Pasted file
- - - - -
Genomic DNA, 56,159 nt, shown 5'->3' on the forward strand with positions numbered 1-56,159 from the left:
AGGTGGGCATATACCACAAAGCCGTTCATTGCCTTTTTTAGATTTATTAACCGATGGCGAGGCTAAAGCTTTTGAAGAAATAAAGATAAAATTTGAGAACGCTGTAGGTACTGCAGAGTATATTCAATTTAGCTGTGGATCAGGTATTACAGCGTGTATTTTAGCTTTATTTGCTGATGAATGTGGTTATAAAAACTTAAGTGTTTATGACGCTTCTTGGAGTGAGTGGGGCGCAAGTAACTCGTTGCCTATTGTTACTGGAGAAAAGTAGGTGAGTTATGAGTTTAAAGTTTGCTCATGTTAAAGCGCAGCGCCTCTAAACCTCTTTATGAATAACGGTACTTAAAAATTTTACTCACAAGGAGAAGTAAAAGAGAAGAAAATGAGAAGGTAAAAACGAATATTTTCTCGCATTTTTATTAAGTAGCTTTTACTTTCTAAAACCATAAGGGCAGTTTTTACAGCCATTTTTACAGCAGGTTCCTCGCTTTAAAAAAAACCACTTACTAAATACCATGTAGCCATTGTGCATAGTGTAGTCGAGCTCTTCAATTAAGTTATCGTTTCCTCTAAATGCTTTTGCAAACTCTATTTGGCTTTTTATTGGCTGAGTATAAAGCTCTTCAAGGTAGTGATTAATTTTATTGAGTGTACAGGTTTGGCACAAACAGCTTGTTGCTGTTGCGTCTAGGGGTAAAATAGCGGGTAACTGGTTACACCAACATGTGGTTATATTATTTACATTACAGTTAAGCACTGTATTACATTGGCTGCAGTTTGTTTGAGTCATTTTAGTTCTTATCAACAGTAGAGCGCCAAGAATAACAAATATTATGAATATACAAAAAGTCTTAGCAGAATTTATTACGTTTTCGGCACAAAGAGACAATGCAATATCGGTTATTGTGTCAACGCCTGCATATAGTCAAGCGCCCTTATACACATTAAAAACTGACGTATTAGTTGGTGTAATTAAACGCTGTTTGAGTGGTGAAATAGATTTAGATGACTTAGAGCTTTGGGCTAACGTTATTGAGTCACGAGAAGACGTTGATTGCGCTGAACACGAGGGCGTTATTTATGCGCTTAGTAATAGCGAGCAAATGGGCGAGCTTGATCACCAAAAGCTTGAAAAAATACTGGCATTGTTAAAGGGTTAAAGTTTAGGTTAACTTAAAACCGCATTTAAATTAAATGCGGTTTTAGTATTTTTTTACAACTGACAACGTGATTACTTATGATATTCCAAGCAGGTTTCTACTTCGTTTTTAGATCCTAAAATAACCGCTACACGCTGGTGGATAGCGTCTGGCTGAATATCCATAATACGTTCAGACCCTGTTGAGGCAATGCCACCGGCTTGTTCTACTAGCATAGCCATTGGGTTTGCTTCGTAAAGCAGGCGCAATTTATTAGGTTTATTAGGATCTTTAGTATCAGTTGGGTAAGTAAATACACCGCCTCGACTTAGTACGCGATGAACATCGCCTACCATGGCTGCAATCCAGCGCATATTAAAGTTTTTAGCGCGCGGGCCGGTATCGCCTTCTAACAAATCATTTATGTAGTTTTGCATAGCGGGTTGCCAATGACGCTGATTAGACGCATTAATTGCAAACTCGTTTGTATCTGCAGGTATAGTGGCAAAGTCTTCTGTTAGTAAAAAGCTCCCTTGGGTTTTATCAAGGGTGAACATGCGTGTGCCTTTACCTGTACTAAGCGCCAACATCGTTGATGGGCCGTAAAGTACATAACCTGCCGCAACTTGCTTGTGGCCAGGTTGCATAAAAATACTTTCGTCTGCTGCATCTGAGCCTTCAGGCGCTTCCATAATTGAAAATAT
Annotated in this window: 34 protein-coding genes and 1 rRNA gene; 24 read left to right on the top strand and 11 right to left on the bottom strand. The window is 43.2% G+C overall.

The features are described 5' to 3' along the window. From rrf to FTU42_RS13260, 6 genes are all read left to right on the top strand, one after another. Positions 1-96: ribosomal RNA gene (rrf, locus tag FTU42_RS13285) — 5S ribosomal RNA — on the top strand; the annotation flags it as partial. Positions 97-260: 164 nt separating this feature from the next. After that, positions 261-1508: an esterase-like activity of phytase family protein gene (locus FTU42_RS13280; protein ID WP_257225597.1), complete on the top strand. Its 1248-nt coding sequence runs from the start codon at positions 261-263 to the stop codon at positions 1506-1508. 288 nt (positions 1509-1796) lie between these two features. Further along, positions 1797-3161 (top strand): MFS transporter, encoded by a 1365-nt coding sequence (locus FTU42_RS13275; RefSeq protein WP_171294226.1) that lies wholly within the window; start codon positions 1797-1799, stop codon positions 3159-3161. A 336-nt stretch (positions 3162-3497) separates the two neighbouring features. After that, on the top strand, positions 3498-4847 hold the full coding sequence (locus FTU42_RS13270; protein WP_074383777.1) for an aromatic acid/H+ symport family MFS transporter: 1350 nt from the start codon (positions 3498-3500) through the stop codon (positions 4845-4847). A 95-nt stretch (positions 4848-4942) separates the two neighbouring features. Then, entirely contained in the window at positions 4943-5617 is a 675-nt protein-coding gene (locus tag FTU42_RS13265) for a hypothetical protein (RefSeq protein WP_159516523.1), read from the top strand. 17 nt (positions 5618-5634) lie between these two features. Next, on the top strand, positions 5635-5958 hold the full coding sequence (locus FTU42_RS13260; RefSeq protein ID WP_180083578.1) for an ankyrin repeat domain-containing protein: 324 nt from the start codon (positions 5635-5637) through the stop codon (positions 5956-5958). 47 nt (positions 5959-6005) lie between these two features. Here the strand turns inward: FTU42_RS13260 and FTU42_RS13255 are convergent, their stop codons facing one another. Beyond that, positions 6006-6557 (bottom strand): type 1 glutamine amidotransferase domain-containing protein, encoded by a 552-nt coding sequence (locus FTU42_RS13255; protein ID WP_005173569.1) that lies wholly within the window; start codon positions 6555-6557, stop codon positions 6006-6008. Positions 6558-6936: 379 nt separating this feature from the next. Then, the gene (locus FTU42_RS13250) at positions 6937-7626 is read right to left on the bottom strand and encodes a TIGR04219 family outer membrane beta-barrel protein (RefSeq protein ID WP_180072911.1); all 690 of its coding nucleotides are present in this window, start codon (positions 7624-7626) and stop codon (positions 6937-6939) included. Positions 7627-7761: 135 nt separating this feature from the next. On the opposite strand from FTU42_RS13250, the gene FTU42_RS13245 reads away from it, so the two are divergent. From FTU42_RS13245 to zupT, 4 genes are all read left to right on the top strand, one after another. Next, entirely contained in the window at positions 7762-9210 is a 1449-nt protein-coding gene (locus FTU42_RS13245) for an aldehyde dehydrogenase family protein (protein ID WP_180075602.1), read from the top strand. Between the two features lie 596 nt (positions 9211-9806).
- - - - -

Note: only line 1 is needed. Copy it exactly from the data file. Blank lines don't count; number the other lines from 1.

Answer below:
Genomic DNA, 56,159 nt, shown 5'->3' on the forward strand with positions numbered 1-56,159 from the left: